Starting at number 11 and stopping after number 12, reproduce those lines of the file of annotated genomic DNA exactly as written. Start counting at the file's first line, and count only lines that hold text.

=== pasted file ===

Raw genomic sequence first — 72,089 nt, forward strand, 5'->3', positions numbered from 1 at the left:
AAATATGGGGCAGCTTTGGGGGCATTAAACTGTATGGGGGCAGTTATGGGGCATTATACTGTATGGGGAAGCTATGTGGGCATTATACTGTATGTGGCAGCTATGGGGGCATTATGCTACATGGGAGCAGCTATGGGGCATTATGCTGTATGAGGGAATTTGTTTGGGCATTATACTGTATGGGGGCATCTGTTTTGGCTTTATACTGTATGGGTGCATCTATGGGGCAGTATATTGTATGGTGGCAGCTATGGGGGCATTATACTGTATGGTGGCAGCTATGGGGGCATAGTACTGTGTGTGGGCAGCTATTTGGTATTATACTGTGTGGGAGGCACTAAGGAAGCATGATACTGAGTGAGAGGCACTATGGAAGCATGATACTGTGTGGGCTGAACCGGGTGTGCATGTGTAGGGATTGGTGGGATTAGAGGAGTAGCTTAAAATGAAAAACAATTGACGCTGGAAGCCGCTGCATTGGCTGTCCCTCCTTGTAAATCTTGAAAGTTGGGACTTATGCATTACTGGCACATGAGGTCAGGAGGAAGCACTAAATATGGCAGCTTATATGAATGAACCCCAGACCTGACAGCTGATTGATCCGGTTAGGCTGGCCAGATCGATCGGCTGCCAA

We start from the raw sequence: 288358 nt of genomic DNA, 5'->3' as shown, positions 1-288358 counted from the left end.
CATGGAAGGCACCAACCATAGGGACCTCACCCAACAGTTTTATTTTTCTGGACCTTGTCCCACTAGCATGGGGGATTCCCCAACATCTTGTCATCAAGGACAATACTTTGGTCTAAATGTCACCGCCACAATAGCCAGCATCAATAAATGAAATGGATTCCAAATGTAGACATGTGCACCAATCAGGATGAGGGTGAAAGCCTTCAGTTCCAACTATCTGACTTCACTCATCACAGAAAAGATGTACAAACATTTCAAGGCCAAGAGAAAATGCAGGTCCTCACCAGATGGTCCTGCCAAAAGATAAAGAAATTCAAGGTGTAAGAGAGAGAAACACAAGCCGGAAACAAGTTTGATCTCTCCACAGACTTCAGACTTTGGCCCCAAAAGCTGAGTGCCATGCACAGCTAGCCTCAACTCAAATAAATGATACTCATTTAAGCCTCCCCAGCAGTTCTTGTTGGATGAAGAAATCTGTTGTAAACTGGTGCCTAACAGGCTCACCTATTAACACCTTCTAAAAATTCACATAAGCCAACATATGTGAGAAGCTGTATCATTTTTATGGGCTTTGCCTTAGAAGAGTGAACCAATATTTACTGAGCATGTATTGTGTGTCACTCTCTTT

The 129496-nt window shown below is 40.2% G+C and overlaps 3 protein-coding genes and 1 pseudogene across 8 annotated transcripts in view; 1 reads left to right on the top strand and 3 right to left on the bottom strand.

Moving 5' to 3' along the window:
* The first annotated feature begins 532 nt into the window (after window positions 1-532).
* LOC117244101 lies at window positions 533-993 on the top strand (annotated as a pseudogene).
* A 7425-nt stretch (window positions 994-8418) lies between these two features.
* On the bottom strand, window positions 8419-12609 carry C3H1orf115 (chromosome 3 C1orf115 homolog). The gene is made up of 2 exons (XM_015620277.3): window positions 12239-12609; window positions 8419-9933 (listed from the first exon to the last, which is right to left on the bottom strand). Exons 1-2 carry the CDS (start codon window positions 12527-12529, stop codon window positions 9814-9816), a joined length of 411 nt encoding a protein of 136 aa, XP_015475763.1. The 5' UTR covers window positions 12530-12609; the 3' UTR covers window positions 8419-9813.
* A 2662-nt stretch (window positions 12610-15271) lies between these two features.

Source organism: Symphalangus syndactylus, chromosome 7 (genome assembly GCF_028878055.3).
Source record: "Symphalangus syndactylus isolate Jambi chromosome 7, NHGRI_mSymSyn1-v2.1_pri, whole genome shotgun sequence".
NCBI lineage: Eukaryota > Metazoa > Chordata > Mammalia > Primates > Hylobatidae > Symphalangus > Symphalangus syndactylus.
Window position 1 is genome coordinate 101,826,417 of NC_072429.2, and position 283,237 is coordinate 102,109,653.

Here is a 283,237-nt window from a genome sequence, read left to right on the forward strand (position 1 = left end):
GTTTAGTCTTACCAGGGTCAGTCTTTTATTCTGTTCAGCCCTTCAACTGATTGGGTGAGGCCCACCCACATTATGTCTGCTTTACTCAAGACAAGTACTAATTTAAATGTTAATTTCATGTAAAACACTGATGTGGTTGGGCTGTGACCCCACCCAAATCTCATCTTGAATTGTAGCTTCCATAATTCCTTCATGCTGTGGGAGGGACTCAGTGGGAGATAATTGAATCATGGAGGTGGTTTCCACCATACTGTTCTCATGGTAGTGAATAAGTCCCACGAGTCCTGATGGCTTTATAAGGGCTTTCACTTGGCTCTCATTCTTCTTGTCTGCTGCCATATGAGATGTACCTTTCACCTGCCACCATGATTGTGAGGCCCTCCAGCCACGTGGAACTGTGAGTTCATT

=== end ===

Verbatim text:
* A 2662-nt stretch (window positions 12610-15271) lies between these two features.

Source organism: Symphalangus syndactylus, chromosome 7 (genome assembly GCF_028878055.3).